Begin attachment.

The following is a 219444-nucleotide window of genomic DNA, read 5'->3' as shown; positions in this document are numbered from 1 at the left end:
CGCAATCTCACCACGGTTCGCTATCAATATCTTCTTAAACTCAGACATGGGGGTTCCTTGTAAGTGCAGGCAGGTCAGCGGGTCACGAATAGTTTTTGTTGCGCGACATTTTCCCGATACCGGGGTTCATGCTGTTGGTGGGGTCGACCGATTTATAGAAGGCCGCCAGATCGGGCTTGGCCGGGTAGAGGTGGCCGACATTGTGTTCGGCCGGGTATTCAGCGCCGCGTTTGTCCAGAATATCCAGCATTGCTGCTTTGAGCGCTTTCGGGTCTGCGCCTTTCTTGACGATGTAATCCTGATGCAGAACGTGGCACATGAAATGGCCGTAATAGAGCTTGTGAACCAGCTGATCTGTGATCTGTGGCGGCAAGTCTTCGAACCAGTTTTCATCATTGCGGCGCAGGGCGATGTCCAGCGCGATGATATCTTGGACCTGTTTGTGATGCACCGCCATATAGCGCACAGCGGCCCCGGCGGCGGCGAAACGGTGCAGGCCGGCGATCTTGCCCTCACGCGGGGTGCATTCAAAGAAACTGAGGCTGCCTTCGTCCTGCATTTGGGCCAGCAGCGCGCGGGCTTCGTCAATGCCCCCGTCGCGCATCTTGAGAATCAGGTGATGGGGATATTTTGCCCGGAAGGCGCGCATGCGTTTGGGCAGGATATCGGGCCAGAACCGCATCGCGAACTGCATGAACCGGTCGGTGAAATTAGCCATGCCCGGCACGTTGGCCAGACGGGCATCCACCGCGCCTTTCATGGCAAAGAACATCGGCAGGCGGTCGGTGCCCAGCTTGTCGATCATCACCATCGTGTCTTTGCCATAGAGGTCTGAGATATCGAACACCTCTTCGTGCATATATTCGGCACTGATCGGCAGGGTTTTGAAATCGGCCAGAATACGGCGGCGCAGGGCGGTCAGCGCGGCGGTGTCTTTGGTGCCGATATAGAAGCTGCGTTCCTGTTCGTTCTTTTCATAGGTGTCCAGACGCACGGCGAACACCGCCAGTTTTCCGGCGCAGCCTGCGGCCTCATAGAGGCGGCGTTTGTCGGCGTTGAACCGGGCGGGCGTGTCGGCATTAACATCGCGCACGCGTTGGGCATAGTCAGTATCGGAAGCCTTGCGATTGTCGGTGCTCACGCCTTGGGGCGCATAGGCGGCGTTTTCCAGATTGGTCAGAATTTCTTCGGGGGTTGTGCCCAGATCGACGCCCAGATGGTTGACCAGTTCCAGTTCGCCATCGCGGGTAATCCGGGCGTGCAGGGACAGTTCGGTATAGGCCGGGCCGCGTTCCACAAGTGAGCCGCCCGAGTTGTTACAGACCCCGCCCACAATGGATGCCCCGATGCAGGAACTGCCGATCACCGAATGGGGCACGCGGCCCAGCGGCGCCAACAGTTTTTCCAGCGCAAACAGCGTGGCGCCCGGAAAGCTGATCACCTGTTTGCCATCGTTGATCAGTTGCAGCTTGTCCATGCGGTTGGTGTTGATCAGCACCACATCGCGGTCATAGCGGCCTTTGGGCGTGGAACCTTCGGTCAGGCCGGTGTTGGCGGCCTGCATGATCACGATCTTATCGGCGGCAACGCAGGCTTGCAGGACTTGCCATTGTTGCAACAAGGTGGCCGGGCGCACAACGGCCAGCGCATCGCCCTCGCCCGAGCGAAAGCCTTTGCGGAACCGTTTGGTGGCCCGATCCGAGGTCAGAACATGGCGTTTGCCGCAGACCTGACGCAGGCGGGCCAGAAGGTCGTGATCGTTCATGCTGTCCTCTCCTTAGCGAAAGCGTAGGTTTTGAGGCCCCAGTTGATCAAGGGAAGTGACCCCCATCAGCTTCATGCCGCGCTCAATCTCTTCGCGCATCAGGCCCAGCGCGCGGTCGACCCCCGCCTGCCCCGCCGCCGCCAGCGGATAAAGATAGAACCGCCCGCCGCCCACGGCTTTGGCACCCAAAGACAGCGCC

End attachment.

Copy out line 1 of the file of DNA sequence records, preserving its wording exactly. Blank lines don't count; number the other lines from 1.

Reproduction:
The following is a 219444-nucleotide window of genomic DNA, read 5'->3' as shown; positions in this document are numbered from 1 at the left end: